In the movie Grand Torino, Clint Eastwood’s character takes a young boy to a tool store. They buy tools and other items like a tool bag and a tool belt for the boy’s new construction job.
This made me think about how workers like plumbers bring their own tools to work. Imagine if a plumber came to your house and asked if you had a wrench? So why do office workers expect their company or clients to give them all the tools they need?
Think about IT tools like a computer. Why should a worker only depend on their company to provide these important tools? This might have started in the 90s when computers were expensive or needed to be brought in from other countries. Or maybe the company had special stuff on the computer that only they could provide. It could also be because computers were heavy and hard to carry around. Or perhaps it’s just an old practice from when offices would supply things like pens and paper to their desk workers.
Now, when laptops are cheaper than the common iPhone, what’s stopping us?
Or, if we believe a smartphone is enough, why not add accessories to help with daily work? Either way, it’s time to own the tools we need for our work.
This concept came naturally to me. I’ve always purchased my own IT equipment. In fact, I was thrilled when I bought my first computer in the USA in 1997. My boss, Steve, was quite puzzled by my excitement. Since then, I’ve continued to buy my own equipment, unless a company, like Satyam, provided a laptop for security reasons.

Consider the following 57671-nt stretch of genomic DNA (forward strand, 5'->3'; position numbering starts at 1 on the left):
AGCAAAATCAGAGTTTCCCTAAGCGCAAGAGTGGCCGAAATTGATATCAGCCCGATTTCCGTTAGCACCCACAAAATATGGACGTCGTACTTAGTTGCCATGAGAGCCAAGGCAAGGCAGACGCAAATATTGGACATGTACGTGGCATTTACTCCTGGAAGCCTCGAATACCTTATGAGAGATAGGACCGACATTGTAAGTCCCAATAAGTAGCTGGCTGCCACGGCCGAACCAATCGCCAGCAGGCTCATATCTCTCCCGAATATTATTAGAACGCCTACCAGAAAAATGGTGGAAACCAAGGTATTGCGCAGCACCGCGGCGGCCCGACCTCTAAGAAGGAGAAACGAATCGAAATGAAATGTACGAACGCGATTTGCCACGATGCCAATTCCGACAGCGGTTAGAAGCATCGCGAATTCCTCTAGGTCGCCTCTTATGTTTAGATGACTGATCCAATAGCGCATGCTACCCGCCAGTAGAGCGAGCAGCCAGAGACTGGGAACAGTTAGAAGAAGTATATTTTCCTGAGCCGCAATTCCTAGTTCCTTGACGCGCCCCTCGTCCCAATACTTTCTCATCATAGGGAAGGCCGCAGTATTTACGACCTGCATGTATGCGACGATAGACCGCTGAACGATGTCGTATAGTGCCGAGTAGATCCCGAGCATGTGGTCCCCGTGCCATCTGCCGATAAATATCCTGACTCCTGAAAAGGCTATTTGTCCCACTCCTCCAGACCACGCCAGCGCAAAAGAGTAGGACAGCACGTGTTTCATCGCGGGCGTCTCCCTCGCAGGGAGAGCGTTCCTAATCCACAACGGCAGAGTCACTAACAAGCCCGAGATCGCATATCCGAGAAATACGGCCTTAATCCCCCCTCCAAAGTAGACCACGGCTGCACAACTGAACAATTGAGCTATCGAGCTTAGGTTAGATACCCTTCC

Talking about a laptop, it also makes working much easier because you can do it from anywhere. My first laptop was given to me by the company (they were really costly back then) and my boss Steve was glad that I was working from home during the weekend. But my main goal wasn’t just to work. I wanted to enjoy the freedom of moving around. So, I connected to the office network anyway, and my coworkers were annoyed at how much time I was spending online according to the Novell LAN logs.
However, my online presence wasn’t just about work. It was also about learning and growing. I used my laptop to educate myself on new technologies, programming languages, and software. I spent hours exploring the depths of the internet, reading articles, participating in forums, and downloading resources to expand my knowledge. This self-learning not only enhanced my skills but also made me a more valuable asset to my company. As time passed, I realized that owning my own IT equipment was more than just a convenience, it was a means of personal and professional growth. Now, as we move further into the digital age, I believe it’s more important than ever for workers to take ownership of their tools, just like a plumber with his wrench.
So, it’s a good idea to buy your own tools and enhance your online skills.
In conclusion, the evolution of technology and the shift towards remote work have created a new paradigm where self-sufficiency is key. Whether it’s a laptop, a smartphone, or a set of software skills, owning and maintaining your tools gives you the freedom and flexibility to navigate your career path. Just as a craftsman takes pride in his toolbox, we too should invest in and cherish our digital tools. They not only enable us to perform our jobs efficiently but also empower us to continually learn, adapt, and grow in this ever-evolving digital landscape.
Tailpiece: By the way, Dirty Harry, a character played by Clint Eastwood, owns his own tools—Smith and Wesson guns 🙂